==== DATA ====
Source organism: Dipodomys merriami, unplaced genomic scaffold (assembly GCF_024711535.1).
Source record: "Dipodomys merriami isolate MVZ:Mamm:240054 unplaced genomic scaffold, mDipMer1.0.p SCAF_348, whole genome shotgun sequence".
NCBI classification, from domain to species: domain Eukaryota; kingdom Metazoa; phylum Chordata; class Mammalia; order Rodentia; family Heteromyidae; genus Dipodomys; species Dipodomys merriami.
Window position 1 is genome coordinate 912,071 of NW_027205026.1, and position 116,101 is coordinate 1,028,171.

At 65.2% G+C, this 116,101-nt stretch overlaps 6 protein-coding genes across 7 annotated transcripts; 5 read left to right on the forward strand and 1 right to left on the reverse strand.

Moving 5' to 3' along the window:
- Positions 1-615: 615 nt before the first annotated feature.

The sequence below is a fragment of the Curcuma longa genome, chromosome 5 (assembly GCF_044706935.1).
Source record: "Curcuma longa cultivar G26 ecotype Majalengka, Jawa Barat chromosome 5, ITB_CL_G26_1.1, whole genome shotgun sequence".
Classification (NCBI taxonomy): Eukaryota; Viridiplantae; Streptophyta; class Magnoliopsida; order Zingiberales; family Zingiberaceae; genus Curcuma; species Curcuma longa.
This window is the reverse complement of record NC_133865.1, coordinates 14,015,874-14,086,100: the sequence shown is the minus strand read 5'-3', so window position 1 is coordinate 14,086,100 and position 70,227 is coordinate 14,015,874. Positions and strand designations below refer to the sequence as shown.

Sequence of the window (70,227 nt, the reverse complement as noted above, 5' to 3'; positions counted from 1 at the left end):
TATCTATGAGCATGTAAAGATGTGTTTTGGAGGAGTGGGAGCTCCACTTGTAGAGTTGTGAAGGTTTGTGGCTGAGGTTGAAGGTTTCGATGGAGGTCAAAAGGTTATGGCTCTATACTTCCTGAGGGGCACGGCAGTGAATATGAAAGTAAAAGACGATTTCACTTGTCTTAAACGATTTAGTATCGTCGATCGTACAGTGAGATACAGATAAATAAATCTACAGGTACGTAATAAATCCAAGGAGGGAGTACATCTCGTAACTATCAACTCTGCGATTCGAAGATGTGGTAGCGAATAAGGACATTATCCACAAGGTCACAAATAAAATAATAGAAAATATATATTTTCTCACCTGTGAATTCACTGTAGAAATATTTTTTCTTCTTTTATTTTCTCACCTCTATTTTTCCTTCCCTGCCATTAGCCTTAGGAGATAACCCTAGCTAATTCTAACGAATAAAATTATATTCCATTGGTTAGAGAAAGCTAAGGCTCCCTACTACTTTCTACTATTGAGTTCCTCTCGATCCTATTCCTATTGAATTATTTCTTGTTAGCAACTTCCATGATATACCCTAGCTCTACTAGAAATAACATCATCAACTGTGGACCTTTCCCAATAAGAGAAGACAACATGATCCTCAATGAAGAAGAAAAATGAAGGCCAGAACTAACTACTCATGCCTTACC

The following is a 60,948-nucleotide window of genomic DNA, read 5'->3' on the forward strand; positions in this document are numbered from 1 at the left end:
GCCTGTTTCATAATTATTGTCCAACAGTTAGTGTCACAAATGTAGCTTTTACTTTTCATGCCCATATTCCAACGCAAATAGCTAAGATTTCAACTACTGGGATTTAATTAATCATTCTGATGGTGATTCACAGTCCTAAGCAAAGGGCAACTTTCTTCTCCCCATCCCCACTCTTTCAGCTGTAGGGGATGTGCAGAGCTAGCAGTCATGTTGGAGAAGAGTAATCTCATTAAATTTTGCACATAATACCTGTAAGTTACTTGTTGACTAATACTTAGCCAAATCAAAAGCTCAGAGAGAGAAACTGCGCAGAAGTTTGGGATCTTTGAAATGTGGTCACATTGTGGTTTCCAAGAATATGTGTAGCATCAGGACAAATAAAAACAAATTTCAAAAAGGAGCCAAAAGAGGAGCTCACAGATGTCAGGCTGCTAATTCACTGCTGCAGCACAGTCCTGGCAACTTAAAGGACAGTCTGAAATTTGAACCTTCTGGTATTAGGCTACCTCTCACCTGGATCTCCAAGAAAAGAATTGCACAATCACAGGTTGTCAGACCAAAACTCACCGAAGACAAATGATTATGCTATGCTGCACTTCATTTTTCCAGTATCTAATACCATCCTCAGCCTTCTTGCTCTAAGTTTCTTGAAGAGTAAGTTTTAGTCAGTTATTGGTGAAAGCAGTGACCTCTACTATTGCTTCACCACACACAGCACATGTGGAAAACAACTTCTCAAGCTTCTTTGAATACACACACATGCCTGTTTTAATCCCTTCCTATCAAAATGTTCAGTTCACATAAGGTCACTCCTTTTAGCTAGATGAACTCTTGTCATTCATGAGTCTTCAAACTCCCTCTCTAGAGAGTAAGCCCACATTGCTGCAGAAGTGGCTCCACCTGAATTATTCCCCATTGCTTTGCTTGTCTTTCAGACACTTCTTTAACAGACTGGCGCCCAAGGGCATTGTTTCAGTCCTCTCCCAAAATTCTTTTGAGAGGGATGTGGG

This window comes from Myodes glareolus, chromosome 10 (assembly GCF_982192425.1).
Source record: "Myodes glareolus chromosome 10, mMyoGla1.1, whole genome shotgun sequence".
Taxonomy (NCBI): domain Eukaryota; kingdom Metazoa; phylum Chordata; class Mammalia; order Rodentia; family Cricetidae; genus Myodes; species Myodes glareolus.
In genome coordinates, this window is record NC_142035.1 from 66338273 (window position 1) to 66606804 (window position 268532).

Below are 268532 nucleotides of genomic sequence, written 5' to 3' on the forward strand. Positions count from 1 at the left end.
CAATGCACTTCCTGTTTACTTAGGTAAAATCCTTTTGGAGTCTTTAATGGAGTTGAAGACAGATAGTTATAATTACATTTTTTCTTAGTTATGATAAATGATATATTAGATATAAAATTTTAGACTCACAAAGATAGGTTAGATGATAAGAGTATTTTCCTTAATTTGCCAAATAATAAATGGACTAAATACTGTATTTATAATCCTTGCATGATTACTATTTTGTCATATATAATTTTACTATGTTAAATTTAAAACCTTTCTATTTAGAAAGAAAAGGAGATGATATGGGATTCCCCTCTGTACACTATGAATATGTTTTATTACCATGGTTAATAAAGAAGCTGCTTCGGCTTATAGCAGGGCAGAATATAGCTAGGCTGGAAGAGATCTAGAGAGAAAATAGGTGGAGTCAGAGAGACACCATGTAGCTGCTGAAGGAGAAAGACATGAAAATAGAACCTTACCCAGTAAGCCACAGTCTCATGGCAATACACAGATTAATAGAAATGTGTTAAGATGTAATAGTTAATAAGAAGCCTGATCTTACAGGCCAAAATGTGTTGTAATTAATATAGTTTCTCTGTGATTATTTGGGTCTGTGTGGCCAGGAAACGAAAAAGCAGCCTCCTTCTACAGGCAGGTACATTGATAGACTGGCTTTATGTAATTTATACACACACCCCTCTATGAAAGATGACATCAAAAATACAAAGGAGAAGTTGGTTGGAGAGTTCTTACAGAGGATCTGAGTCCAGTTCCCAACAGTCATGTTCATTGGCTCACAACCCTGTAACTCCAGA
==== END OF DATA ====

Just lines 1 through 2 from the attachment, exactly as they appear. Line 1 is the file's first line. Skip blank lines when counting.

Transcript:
Source organism: Dipodomys merriami, unplaced genomic scaffold (assembly GCF_024711535.1).
Source record: "Dipodomys merriami isolate MVZ:Mamm:240054 unplaced genomic scaffold, mDipMer1.0.p SCAF_348, whole genome shotgun sequence".